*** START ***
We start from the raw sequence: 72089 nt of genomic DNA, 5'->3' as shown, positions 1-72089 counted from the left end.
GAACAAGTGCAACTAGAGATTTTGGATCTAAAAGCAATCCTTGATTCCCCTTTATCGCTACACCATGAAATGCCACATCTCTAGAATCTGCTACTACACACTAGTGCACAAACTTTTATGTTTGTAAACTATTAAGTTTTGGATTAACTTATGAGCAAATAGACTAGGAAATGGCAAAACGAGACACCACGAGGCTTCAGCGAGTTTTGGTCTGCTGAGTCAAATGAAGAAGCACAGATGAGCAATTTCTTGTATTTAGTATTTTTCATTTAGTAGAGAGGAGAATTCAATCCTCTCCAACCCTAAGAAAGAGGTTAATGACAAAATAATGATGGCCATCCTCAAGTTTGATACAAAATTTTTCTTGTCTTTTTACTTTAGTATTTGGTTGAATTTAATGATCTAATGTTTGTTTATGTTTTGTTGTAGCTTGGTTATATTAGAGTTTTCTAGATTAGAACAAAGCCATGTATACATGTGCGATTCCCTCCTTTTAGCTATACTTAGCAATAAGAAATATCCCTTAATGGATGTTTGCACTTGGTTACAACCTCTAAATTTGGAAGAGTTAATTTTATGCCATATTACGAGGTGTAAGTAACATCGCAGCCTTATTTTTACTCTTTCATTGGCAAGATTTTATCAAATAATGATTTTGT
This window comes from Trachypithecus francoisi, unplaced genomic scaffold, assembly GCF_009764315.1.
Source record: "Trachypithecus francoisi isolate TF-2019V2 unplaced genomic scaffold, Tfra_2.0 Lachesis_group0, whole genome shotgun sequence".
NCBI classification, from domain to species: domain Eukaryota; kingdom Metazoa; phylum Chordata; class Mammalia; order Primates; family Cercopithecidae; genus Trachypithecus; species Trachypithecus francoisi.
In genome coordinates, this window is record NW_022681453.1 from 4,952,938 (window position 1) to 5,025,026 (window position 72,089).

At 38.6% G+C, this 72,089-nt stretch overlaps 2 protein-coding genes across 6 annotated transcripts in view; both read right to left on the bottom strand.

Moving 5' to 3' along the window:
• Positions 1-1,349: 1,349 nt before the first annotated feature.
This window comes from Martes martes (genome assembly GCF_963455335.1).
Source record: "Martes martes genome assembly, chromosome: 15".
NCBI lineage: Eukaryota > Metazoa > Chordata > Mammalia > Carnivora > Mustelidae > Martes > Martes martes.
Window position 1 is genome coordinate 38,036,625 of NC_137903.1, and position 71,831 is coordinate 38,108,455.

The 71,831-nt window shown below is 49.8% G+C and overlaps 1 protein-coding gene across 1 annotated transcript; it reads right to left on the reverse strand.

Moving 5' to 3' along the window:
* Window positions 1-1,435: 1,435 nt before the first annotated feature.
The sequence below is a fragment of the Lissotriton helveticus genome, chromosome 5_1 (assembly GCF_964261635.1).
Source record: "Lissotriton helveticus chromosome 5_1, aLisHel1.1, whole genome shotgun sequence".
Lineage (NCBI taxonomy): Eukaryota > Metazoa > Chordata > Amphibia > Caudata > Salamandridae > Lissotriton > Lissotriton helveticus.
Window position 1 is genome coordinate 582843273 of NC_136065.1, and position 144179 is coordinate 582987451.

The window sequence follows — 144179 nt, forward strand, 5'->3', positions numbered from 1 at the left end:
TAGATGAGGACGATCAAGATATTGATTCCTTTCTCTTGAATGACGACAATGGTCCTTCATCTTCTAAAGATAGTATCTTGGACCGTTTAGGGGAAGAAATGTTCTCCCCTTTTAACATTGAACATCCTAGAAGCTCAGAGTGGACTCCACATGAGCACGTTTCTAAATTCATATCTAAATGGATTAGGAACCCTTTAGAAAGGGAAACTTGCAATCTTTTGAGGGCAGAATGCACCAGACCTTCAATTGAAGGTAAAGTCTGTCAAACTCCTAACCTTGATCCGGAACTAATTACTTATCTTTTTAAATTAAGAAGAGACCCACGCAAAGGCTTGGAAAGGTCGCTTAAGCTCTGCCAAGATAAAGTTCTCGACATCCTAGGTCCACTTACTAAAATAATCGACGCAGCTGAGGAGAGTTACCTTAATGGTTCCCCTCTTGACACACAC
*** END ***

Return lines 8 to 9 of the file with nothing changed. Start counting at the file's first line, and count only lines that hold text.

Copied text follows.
Moving 5' to 3' along the window:
• Positions 1-1,349: 1,349 nt before the first annotated feature.